Daily Express

Poshing up your accent is no crime


YES, yes, we all adore Adele. It would be churlish to lavish anything but praise on one of the world’s most successful living musicians. We love her voice. We are in thrall to her hair. We’re crazy about her songs. And we admire her relaxed ease in her own body.

What, though, do we think about her inability to sing 15 songs without

GOSH can’t we be judgmental? Armchair critics simply could not wait to jab their claws into Donna Air for daring to flex her limited culinary skills on Celebrity Masterchef, minus her Geordie accent. Accusation­s of snobbery and jettisonin­g her roots hurtled through cyberspace.

Of course, the fact that Donna once walked out with the Duchess of Cambridge’s brother James only adds to the picture of a Newcastle lass, formerly of Byker Grove alongside Ant and Dec in their infancy, ditching her working-class identity as she hobnobs with the aristocrac­y.

When Cheryl Cole, as she used to be known, tried to conquer America and hadn’t smoothed a single lengthened vowel of her Novocastri­an accent, she left US citizens struggling to understand a word she said. We were quick then to lambast her for failing to fork out for a few elocution lessons. We admired Baroness Thatcher for making the effort to transform her strangulat­ed soprano into a deep mellifluou­s tone.

NOT a single one of My Fair Lady’s audience hoped Eliza Doolittle would continue warbling about the “rine in Spine”. We desperatel­y hoped enlightenm­ent would dawn, Professor Higgins’ technique would penetrate her tin ear and she’d be able to pronounce the H in Hertford, Hereford and Hampshire.

So why the outpouring of opprobrium in Ms Air’s direction? After all, she has been living down south for decades – isn’t there a fair chance that her accent has morphed gradually? Is she really guilty of anything more than wanting to blend in with her peer group? Don’t we all know people who still speak with an American accent after a two-week trip to Disneyland in 1986? Not to mention those who travelled by train from north to south, binned their Mancunian accents by Crewe and acquired cut-glass Boris Johnsonian vowels by the time they disembarke­d at Euston?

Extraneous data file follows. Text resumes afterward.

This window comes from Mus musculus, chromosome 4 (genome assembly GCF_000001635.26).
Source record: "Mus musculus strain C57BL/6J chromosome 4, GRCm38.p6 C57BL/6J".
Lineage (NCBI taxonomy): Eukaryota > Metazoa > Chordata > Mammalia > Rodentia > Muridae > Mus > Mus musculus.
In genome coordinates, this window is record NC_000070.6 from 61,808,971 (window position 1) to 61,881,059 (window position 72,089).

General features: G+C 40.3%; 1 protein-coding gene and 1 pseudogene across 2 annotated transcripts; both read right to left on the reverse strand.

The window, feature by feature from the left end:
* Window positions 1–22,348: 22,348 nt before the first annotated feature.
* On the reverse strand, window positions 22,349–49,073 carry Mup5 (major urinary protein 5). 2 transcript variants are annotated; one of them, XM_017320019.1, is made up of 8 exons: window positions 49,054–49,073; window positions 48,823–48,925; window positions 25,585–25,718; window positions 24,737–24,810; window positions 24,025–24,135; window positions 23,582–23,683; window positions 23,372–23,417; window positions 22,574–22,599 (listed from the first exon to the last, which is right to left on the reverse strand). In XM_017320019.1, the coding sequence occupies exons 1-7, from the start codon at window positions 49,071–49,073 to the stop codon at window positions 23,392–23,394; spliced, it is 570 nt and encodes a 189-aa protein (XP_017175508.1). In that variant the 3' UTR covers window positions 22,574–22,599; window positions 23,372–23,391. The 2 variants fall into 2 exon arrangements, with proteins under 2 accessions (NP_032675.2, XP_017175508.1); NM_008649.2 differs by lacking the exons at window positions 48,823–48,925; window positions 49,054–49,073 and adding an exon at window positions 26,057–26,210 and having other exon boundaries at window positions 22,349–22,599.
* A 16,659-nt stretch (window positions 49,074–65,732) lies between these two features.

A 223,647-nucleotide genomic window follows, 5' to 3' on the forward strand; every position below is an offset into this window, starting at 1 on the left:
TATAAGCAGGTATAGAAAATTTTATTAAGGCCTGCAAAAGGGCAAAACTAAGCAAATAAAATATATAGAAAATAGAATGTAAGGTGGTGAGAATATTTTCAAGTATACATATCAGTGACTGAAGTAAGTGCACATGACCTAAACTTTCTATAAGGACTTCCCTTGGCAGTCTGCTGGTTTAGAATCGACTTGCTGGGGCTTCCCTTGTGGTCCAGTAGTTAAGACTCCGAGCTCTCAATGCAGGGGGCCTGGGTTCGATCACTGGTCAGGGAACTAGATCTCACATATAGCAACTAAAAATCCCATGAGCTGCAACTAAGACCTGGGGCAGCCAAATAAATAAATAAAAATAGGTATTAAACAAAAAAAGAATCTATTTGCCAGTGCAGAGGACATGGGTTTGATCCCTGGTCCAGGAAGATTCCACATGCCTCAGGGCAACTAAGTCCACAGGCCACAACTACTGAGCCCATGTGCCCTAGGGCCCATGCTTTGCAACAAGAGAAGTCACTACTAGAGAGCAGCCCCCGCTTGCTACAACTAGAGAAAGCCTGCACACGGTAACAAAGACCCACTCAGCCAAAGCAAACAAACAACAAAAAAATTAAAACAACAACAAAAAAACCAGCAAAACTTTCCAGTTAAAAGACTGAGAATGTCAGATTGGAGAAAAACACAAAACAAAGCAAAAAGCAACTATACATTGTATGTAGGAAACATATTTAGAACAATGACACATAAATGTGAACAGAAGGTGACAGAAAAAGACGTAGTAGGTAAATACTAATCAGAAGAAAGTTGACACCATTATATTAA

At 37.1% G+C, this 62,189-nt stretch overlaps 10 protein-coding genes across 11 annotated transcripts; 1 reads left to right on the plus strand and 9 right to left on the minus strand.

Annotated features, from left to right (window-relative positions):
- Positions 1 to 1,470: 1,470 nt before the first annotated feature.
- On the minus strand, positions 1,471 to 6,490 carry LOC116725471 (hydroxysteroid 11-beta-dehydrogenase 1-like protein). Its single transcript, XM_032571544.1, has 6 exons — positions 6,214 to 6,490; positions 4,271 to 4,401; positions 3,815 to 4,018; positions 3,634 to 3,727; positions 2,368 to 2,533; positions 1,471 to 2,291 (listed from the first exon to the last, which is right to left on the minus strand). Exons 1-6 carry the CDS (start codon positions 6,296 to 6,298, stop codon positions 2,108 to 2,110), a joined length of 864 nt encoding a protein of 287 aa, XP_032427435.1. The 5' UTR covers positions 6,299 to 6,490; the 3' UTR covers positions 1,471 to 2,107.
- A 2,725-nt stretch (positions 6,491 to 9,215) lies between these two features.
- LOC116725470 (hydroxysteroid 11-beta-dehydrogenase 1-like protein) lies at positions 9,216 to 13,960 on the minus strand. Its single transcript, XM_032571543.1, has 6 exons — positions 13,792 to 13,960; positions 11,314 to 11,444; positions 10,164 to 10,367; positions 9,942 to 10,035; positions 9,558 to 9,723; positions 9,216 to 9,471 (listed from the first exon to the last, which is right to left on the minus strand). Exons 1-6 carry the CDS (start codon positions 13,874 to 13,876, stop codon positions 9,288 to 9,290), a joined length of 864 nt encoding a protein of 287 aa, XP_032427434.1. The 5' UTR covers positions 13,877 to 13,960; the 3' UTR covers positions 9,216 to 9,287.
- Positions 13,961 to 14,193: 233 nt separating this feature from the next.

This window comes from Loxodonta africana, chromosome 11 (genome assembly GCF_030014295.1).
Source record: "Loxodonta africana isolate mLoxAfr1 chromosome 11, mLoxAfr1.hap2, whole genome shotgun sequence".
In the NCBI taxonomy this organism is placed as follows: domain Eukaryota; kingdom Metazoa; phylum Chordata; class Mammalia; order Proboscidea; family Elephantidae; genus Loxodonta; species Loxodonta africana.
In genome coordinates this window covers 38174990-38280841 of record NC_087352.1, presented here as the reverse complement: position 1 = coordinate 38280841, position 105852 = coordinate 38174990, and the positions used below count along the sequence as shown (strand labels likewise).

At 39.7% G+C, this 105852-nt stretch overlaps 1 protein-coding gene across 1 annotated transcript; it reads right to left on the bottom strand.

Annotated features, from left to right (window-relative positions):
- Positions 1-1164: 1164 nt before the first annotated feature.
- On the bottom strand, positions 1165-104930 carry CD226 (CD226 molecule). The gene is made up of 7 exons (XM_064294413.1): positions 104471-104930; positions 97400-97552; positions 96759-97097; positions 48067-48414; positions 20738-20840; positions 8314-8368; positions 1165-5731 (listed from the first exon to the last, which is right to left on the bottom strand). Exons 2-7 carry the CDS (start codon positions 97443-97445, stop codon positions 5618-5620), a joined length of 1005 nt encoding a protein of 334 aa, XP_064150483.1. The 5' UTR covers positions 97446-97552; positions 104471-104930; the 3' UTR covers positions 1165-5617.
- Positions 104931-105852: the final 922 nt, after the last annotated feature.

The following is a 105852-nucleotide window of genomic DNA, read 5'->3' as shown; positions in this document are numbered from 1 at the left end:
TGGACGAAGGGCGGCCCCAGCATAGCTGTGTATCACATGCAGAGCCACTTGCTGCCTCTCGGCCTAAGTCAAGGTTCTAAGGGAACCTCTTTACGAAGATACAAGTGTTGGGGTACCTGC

In 2016 you don’t need to speak like Hyacinth Bouquet. Have a chat with Janet Street-Porter, Twiggy or Tracey Emin and you’ll see what I mean. We’re all used to lawyers, academics and doctors chattering away swearing 33 times, even though she was being televised and had been asked to put a sock in it?

You know what? Frankly, we don’t care all that much. Some people’s profanitie­s are uttered with a threatenin­g air. Others use swear words in lieu of punctuatio­n. Adele somehow manages to swear without malice, without menace, and in such a in the regional rhythm of the town or village they grew up in. That’s fine but let’s also acknowledg­e that we don’t believe in “knowing your place” any more either.

Zooming through the ranks because you’re bright, beautiful or fun to be around is nice work if you can get it and cultivatin­g an accent to match the life you have built yourself is not a sellout but as much your prerogativ­e as having your buck teeth straighten­ed or taking an A-level in history of art.


self-deprecatin­g humorous manner, you can’t help liking her for it. It’s not fair. If she were not so talented and so pretty we’d loathe her language, yet expletives are part of the Adele package and we’re prepared to put up with them for the sake of another of her sensationa­l soul-baring ballads.

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